PLANS to build the world’s largest wave power project in Portland have been scrapped.
The $230 million bid to harness the ocean’s currents was dumped this week by Ocean Power Technologies (OPT) and its subsidiary Victorian Wave Partners.
South-west leaders have expressed disappointment at the move, which could have injected millions of dollars in to the local economy.
The decision also means the company will have to return a $66.5 million grant to the federal government’s Australian Renewable Energy Agency (ARENA).
The company has already spent about $5 million.
Victorian Wave Partners and OPT Australasia director Gilbert George told The Standard yesterday the size of the project was simply too large and the parent company OPT Incorporated (OPTT), based in the United States, had decided to pull the plug following a review.
The much-lauded plan had promised to deliver up 300 jobs during construction and produce 62.5 megawatts over three stages.
Despite plans first being put forward in 2009 the project was yet to take any physical shape and hadn’t gone beyond office desks in Melbourne.
“It’s a big shame,” Mr George told The Standard.
“I think with the low costs of electricity in Victoria and the escalating costs of the project it became too much of a risk for the parent company.”
Mr George said the company would return the ARENA cash.
“There were initial payments for milestones reached but those funds will be returned,” he said.
Developers had already undertaken a seabed study and other studies completed by Deakin University experts.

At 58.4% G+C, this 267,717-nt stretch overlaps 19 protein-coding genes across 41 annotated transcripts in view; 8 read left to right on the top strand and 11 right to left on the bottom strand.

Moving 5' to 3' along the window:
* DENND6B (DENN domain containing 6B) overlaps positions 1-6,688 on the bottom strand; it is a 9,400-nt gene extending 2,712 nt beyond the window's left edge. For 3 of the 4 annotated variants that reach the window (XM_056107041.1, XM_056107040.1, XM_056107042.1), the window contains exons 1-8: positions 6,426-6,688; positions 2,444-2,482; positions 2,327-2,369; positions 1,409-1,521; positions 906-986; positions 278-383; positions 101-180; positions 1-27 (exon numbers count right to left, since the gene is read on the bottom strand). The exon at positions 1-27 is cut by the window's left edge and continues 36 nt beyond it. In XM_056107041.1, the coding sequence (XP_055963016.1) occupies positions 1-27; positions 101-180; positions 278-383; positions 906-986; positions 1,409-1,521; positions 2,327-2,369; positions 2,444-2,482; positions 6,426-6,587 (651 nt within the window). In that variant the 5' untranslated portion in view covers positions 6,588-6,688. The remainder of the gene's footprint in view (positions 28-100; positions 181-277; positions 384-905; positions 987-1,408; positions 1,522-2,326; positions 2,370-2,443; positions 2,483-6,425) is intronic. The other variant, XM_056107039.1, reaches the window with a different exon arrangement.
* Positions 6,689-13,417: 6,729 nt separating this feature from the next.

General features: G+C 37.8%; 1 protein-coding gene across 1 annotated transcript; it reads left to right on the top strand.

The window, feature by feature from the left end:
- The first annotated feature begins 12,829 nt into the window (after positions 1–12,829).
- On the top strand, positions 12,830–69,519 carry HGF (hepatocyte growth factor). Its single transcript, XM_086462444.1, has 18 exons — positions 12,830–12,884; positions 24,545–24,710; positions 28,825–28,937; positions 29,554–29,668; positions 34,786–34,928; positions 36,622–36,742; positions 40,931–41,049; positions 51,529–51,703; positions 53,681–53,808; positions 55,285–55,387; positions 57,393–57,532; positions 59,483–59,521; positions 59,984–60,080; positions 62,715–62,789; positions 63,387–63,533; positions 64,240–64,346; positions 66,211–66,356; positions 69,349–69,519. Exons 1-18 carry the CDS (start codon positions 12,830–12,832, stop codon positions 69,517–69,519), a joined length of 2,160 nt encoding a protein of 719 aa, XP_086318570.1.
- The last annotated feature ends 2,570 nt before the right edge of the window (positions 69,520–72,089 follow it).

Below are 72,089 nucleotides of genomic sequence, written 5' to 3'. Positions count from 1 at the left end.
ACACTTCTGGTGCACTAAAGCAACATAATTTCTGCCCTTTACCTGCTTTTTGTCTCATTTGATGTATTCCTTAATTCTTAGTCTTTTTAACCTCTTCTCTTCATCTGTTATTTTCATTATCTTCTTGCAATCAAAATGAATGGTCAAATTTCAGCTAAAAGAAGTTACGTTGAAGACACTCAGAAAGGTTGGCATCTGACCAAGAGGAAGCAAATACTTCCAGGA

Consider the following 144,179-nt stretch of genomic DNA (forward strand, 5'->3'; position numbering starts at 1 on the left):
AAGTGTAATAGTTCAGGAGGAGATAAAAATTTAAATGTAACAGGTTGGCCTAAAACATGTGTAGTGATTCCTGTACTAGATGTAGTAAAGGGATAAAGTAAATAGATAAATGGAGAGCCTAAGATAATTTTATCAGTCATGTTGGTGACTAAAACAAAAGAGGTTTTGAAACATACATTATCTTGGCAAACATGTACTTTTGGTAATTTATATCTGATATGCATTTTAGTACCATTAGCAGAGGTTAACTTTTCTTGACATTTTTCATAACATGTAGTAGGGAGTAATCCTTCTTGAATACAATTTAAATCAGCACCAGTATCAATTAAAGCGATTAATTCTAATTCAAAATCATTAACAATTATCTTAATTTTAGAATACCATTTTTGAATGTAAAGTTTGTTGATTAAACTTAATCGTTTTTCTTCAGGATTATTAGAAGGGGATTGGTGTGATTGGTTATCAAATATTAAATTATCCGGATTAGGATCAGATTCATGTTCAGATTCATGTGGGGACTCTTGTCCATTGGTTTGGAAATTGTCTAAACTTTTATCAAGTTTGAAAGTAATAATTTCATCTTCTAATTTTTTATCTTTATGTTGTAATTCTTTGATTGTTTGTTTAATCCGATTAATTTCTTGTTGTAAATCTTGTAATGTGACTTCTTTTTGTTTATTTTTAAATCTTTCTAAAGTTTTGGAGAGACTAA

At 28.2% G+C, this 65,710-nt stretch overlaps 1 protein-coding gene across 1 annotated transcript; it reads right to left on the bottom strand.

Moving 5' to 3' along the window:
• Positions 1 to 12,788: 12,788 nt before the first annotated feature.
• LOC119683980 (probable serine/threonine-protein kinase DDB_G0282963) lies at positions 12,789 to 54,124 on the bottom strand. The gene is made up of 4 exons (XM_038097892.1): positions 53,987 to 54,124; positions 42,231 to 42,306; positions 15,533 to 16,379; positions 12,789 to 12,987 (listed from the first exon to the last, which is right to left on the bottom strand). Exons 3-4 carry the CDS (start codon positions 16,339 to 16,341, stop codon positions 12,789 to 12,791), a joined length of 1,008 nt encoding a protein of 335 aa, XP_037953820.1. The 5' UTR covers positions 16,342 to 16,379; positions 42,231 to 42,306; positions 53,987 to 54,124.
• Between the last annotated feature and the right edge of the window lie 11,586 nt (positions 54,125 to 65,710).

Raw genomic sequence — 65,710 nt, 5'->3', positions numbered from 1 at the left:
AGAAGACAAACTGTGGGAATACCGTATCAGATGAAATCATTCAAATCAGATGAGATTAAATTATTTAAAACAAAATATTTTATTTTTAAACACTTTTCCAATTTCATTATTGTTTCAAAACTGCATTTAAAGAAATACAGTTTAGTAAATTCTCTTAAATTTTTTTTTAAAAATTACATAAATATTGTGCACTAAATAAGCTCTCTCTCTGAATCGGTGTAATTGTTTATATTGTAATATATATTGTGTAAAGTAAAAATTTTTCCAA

They had also been in talks with Portland-based Keppel Prince to build the power buoy units.
“We had great support from the Portland community and that’s one of the things we regret,” Mr George said.
Keppel Prince acting general manager Dan McKinna said the firm had recently offered prices to produce the buoys.
“It definitely would have resulted in more jobs being created, no doubt about it,” Mr McKinna said.
“It’s extremely disappointing for Portland. At Keppel Prince we were hoping to start work during the first quarter next year.”
Glenelg Shire mayor John Northcott said the decision was “disappointing” given Portland’s flatlining retail sector, coupled with commercial pressures on the smelter and on wind tower production for Keppel Prince.
“It’s yet another disappointment,” Cr Northcott said.
He compared it to other ill-fated proposals like the pulp mill in Casterton and pellet mill in Heywood.
Another smaller wave power trial project in Port Fairy by developers BioPower Systems is still going ahead later this year after minor design setbacks.